2. My very favorite rellenos ae those stuffed with a mix of chorizo, rice and raisins.

                                                                                                      Anyway, can someone help me figure out how not to rip the peppers when I am preparing them? I seem to end up with an aweful lot of peppers that have tears and holes.

                                                                                                      Oh, and by the way, my daughter's Mexican FIL likes to do a naked relleno when he does his outdoor grilling. He preps the peppers (Polanos, for the record, but sometimes larger jalepenos) by charring/peeling/slitting. He puts a little stick of cheese inside, then throws them on the grill until the cheese melts. He puts 'em on a plate, and gives them to the hungry hoards to munch on with some grill-warmed tortillas while the rest of the meal cooks.

                                                                                                      14 Replies
                                                                                                      1. re: PattiCakes

                                                                                                        Tip on the Poblanos... the majority of professionals in Mexico have adapted a deep frying technique to roast the poblanos... they miss out on the smokiness of grilling over wood but the result will be a perfect textured, blemish free roasted Poblano that is a cinch to peel. Just get some fresh oil up to 375... dip the Poblano and within a few minutes the color will change and the skin will wrinkle up.. done... drain, cool & peel.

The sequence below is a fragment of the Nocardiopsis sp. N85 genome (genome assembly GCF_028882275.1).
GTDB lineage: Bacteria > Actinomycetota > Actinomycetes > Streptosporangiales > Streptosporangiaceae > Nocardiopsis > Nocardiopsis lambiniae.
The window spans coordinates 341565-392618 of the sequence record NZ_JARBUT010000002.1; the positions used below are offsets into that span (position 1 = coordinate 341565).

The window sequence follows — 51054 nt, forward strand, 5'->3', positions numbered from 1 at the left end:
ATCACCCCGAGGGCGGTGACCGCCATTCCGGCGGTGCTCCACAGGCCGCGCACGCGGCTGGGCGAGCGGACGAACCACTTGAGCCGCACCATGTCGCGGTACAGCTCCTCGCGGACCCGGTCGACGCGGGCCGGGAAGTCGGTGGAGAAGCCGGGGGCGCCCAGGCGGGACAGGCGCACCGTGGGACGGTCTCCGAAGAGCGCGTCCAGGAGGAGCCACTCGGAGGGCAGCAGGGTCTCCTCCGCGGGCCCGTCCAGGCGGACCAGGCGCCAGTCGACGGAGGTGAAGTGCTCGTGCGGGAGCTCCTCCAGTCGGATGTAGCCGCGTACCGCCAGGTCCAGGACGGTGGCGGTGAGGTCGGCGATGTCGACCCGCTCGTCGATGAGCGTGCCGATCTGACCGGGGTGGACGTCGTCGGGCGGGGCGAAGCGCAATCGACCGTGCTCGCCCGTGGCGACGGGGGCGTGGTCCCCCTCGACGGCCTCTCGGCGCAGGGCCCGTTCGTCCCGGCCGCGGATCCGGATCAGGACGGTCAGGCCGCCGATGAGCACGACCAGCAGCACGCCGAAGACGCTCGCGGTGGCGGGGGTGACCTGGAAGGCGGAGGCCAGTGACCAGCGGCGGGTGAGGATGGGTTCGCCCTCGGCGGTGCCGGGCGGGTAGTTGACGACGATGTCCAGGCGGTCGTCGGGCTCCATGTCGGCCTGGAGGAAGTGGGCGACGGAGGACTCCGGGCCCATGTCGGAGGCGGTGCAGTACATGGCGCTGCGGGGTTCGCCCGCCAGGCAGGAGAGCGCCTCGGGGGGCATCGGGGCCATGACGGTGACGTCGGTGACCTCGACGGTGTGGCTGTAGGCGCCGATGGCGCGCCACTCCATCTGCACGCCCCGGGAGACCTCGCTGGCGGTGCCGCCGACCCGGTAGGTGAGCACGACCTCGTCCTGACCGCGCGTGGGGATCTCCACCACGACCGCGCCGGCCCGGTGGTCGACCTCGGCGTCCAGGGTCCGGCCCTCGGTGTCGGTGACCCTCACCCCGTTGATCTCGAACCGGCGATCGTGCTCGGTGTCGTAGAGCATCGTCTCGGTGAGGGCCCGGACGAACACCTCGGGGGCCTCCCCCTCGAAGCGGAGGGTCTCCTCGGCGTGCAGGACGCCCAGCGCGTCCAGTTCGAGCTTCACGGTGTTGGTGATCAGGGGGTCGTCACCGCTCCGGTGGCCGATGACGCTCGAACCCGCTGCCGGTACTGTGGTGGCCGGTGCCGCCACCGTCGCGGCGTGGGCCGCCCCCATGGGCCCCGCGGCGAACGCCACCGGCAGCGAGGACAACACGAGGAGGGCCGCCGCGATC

1. re: Eat_Nopal

                                                                                                          damn. Those Mexicans are tricky. I'll try that next time. I had a feeling that part of my ripping problem was because the peppers were too well cooked from being overly charred. This might solve the problem. Sure beats wasting all that time turning & watching & watching and turning.

                                                                                                          1. re: Eat_Nopal

                                                                                                            hmmmmm.... I wonder if there is any type of liquid or powdered smoke that could be used to simulate that charred flavor? I just smelled my hickory liquid smoke and immediately ruled it out. Maybe mesquite? Have to go on a sniff and shop excursion.

                                                                                                            1. re: Caroline1

                                                                                                              I love natural wood-smoked sea salt. It adds a wonderful smokiness to anything - a little goes a long way.

                                                                                                              Two I use:

                                                                                                              Smoked alderwood sea salt

                                                                                                              Spanish smoked sea salt:

                                                                                                              1. re: Rubee

                                                                                                                Nice links. Thanks! Overall, are you happy with the World Spice products you've tried so far?

                                                                                                                1. re: Caroline1